3. I read somewhere – possibly in the Graham Robson Silver Cloud book – that the Cloud III was a far better car than the Shadow to drive hard in demanding conditions. The Cloud is around 200lb lighter than the Shadow, despite its larger dimensions and separate chassis. The driving position and simpler suspension probably helped, likewise the home-grown PAS. The Shadow I’s GM-sourced system never found much favour.

  3. What a lovely car! Although i confess to like the later Silver Spirit as well, not the prettiest of cars perhaps but what a splendid way to travel. The Seraph is the opposite to me, lovely to look at, but not really that special, too many BMW parts.

    1. Strangely, I find the Fritz Feller-penned Bentleys not unattractive, yet the Royces never managed to escape their “runt of the litter” status. A Rolls-Royce simply is not a sober car, hence the inappropriateness of trying to marry the status and aura of “The World’s Best Car” with the clean aesthetic of the ’70s. Jaguar were facing a similar challenge with the XJ.40 and did a better job, even if the basic stylistic contradictoriness remained apparent there, too.

      In marked contrast to Richard, I found the Seraph a rather sad pastiche of Royce styling cues of yore, awkwardly applied through sloppy mid-’90s soft design. Its underpinning’s age was becoming all too apparent in its proportions and the surfaces were not shaped with an awful lot of subtlety (unlike the Bletchley cars, which were both opulent and delicate). The best thing about the Seraph was that it so obviously pointed out the dead end modern Rolls-Royces had manoeuvred themselves into – and thus paving the way for the Phantom’s modern interpretation of grandeur.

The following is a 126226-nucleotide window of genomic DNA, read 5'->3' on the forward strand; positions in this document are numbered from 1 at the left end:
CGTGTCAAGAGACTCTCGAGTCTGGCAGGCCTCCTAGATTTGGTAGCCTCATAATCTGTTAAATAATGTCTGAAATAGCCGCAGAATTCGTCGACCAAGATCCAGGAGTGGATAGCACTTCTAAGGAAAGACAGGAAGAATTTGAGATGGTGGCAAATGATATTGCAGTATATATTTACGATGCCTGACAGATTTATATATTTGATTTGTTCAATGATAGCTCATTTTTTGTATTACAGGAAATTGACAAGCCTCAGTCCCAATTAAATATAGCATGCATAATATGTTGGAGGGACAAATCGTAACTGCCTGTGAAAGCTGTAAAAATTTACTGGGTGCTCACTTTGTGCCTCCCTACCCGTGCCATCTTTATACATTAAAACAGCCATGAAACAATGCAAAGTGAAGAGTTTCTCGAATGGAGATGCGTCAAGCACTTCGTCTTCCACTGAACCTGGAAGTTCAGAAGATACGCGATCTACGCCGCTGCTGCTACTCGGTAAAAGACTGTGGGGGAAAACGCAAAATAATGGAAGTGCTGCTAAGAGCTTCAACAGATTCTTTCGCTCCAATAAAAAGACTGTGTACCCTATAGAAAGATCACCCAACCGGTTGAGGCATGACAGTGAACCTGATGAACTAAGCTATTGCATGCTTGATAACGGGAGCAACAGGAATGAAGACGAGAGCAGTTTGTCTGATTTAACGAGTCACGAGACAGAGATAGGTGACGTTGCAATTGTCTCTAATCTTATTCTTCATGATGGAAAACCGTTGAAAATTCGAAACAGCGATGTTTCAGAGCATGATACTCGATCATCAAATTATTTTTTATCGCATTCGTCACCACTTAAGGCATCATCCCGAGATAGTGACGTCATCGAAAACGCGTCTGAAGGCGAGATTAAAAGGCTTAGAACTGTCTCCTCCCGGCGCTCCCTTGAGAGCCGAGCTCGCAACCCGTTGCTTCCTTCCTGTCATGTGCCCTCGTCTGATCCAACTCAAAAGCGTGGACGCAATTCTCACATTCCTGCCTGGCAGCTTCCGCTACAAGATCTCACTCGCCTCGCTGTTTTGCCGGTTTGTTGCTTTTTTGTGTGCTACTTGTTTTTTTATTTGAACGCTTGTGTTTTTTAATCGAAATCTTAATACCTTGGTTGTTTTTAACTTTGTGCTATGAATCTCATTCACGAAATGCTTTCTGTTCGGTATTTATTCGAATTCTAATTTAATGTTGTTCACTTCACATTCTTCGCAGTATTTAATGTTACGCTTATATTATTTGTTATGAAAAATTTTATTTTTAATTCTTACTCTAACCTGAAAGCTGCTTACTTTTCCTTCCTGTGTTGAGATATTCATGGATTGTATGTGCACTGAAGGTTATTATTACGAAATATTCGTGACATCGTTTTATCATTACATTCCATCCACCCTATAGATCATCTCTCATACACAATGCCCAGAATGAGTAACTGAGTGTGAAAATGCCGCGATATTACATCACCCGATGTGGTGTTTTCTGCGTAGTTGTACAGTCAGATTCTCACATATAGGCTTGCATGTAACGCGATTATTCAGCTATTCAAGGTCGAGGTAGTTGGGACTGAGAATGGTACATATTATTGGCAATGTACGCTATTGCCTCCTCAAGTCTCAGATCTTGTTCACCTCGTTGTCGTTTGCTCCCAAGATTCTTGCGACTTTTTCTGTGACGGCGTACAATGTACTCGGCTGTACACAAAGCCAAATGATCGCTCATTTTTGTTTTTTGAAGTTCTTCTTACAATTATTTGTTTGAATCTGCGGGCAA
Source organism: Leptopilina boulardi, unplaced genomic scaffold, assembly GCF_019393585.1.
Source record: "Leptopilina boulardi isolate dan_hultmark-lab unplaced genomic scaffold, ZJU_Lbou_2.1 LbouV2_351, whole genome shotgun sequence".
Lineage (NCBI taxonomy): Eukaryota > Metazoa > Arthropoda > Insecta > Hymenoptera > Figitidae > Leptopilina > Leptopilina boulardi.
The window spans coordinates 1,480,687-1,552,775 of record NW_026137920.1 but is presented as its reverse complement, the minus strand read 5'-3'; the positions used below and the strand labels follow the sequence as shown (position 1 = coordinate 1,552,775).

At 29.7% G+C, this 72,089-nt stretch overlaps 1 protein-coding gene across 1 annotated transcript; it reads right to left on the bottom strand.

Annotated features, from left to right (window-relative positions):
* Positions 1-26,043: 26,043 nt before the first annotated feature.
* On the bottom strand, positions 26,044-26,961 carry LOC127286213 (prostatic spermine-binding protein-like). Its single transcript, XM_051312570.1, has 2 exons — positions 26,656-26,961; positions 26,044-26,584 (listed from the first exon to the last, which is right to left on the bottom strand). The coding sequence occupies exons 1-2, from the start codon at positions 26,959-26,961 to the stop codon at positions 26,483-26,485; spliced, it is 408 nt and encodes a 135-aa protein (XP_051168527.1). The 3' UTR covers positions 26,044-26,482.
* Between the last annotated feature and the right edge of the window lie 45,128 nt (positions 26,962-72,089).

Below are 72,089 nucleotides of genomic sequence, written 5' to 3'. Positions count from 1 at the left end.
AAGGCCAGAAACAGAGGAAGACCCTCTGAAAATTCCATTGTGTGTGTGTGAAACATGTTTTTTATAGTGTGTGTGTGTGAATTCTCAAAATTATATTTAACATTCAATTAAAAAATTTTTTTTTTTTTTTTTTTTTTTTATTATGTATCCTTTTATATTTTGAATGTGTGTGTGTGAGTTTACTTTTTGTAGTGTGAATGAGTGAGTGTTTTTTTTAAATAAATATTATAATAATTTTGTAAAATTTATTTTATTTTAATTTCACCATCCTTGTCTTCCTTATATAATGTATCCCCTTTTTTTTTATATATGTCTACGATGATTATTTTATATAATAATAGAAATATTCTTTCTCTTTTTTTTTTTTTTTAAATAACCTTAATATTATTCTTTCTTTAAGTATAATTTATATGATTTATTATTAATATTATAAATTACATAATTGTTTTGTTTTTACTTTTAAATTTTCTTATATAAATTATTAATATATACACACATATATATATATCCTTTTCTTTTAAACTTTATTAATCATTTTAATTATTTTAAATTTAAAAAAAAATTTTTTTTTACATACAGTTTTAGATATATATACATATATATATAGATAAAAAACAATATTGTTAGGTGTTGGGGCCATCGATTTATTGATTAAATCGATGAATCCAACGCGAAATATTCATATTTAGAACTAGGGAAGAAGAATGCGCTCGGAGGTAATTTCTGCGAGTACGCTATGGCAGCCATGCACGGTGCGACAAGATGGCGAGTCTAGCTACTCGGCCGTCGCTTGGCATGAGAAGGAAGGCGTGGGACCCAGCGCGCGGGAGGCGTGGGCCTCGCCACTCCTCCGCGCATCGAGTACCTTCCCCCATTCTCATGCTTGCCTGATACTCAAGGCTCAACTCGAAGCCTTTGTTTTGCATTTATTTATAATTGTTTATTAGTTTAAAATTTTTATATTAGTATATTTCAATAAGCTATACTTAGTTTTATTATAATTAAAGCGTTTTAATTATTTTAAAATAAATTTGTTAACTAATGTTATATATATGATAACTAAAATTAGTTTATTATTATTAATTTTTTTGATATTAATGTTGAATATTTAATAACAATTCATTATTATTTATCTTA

2. Feller was an engineer, and a very gifted one. He worked among other things on the L410 V8 under Jack Phillips, then went on to develop the first diesel Wankel engine (see http://www.google.com/patents/US3228183 ). Apart from the Spirit & relatives, the only other car ‘designed by an engineer’ that i can think of would be Spen King’s Range Rover. Any others ?

  4. Leather: the more leather gets to be pleasant the more its advantage is compromised. Any of those three firms do a good job at handling hides. For me cloth is unsurpassed in its tactile quality and the way it takes dyes. It is much more vibrant than hide (says the guy with the car decked in black leather).

  5. Roberto – other cars designed by an engineer – Morris Minor and BMC Mini. Although there are those who wouldn’t dignify Greek Al with the title.